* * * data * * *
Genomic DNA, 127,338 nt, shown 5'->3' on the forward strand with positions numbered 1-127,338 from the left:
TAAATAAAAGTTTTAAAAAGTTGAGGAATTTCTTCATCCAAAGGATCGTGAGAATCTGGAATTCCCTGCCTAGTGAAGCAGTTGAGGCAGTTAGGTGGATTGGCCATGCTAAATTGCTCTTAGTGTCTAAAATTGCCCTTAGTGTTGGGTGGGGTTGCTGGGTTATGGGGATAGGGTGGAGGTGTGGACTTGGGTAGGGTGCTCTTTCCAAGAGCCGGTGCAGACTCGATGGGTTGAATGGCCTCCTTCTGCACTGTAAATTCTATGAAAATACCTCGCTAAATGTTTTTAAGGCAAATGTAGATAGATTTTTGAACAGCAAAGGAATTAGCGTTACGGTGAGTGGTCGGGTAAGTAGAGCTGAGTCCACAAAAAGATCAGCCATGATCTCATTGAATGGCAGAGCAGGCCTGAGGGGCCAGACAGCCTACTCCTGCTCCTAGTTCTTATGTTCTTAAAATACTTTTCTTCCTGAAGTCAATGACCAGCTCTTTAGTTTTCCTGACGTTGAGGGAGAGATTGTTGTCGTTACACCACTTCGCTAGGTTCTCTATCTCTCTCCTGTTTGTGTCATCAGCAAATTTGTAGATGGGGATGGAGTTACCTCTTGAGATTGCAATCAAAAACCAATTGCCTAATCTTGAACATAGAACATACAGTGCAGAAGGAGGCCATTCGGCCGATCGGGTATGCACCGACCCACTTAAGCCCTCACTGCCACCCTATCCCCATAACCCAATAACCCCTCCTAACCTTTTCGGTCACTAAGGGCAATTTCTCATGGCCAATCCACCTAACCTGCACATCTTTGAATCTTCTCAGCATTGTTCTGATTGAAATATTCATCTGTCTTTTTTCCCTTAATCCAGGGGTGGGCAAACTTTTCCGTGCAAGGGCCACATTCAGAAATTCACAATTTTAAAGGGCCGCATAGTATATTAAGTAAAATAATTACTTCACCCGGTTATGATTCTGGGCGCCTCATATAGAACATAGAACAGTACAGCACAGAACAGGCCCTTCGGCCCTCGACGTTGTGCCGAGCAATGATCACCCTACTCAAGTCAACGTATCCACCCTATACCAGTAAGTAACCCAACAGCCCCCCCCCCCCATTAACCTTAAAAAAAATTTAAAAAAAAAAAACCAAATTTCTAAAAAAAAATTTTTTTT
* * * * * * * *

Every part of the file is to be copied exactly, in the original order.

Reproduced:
Genomic DNA, 127,338 nt, shown 5'->3' on the forward strand with positions numbered 1-127,338 from the left:
TAAATAAAAGTTTTAAAAAGTTGAGGAATTTCTTCATCCAAAGGATCGTGAGAATCTGGAATTCCCTGCCTAGTGAAGCAGTTGAGGCAGTTAGGTGGATTGGCCATGCTAAATTGCTCTTAGTGTCTAAAATTGCCCTTAGTGTTGGGTGGGGTTGCTGGGTTATGGGGATAGGGTGGAGGTGTGGACTTGGGTAGGGTGCTCTTTCCAAGAGCCGGTGCAGACTCGATGGGTTGAATGGCCTCCTTCTGCACTGTAAATTCTATGAAAATACCTCGCTAAATGTTTTTAAGGCAAATGTAGATAGATTTTTGAACAGCAAAGGAATTAGCGTTACGGTGAGTGGTCGGGTAAGTAGAGCTGAGTCCACAAAAAGATCAGCCATGATCTCATTGAATGGCAGAGCAGGCCTGAGGGGCCAGACAGCCTACTCCTGCTCCTAGTTCTTATGTTCTTAAAATACTTTTCTTCCTGAAGTCAATGACCAGCTCTTTAGTTTTCCTGACGTTGAGGGAGAGATTGTTGTCGTTACACCACTTCGCTAGGTTCTCTATCTCTCTCCTGTTTGTGTCATCAGCAAATTTGTAGATGGGGATGGAGTTACCTCTTGAGATTGCAATCAAAAACCAATTGCCTAATCTTGAACATAGAACATACAGTGCAGAAGGAGGCCATTCGGCCGATCGGGTATGCACCGACCCACTTAAGCCCTCACTGCCACCCTATCCCCATAACCCAATAACCCCTCCTAACCTTTTCGGTCACTAAGGGCAATTTCTCATGGCCAATCCACCTAACCTGCACATCTTTGAATCTTCTCAGCATTGTTCTGATTGAAATATTCATCTGTCTTTTTTCCCTTAATCCAGGGGTGGGCAAACTTTTCCGTGCAAGGGCCACATTCAGAAATTCACAATTTTAAAGGGCCGCATAGTATATTAAGTAAAATAATTACTTCACCCGGTTATGATTCTGGGCGCCTCATATAGAACATAGAACAGTACAGCACAGAACAGGCCCTTCGGCCCTCGACGTTGTGCCGAGCAATGATCACCCTACTCAAGTCAACGTATCCACCCTATACCAGTAAGTAACCCAACAGCCCCCCCCCCCCATTAACCTTAAAAAAAATTTAAAAAAAAAAAACCAAATTTCTAAAAAAAAATTTTTTTT